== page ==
The best submitted stories will be posted to the site during the week of May 5 to 9, 2014, at the rate of two stories per day.
The best story from all of the entries will be posted as the second story of the day on Friday, May 9. The author of this story will receive a $15 Amazon gift card!
A draw will also be held for a $10 Amazon gift card.
There will be two ways to enter the draw. First, everyone who submits a story will automatically receive one entry into the draw. Second, another entry into the draw can be earned by either a) sharing a link to this contest announcement using the #50WordSpringStories hashtag on Twitter, b) retweeting the contest announcement tweet from @50WordStories, or c) sharing the contest announcement post on Facebook.
The winner of the grand prize will not be eligible for the draw. The draw prize winner will be selected using a random number generator, and will be announced on the day the grand prize-winning story is posted.
- To be eligible for this contest, stories must be received between April 14, 2014, and May 2, 2014.
- Stories must be related to the theme of “spring”. Stories not related to this theme will not be considered for a prize, but may be considered for later publication on the site.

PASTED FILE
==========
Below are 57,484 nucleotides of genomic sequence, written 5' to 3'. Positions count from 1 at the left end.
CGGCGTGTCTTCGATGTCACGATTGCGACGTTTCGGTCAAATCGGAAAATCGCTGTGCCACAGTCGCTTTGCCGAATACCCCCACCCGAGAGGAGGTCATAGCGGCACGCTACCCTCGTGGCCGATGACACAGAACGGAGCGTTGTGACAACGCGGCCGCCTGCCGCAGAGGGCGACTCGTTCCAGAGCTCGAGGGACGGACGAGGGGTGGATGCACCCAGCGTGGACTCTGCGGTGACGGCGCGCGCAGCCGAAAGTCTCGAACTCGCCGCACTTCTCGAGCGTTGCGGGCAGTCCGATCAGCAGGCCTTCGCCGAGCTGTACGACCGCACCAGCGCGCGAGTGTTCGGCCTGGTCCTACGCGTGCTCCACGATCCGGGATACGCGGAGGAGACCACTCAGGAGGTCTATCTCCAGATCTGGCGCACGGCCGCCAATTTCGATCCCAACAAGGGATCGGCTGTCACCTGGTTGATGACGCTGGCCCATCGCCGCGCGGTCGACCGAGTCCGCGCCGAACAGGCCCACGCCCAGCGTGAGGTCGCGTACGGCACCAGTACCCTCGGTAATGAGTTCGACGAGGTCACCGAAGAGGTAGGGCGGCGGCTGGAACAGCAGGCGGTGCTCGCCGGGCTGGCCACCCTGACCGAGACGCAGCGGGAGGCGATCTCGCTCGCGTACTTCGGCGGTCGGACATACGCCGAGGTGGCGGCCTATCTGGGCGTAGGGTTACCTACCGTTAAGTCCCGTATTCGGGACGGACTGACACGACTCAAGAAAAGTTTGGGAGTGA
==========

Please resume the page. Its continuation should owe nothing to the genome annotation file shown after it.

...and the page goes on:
- Submit your entry or entries to email@example.com. (Limit two story submissions per writer. Please send each story in a separate email. Story should be pasted into the body of the email.)
- The subject line of your email must start with “SPRING STORIES ENTRY” and include the title of the story.
- Stories must be exactly 50 words long, not counting title and author biography.
- Any stories received for the contest but not published during the week of May 5 to 9, 2014, will still be held eligible for later publication on the site. Entry into the contest does not guarantee publication on the site.
- All stories must follow all guidelines specified on the Submissions page. Please read this page before sending in your entry.
I look forward to seeing all of your entries! Let’s make this the best 50WS contest yet.
The girl just could not dress for summer. Her entire bedroom knew. It’d seen the fustrated flinging of sundresses, the disappointed stares into mirrors and magazines.
Finally, one scorching morning, she found her usual glossy substituted for Scandinavian Housing Bimonthly.
She left an OxFam bag of ugly t-shirts and flew.
Jessica Croot is a 16 year old high school student currently in the process of obtaining qualifications and rapidly losing hope regarding her later life. When not writing stories consisting of precisely 50 words she enjoys writing brief biographies about herself (and reading).
For one summer, we were best of friends. Autumn undid us, something in the changing colours, the changing winds.
We hardly spoke during tenth grade. Then June arrived. I hoped, childishly, that the sunlight would reunite us.
Life may move in cycles, but you never cross the same river twice.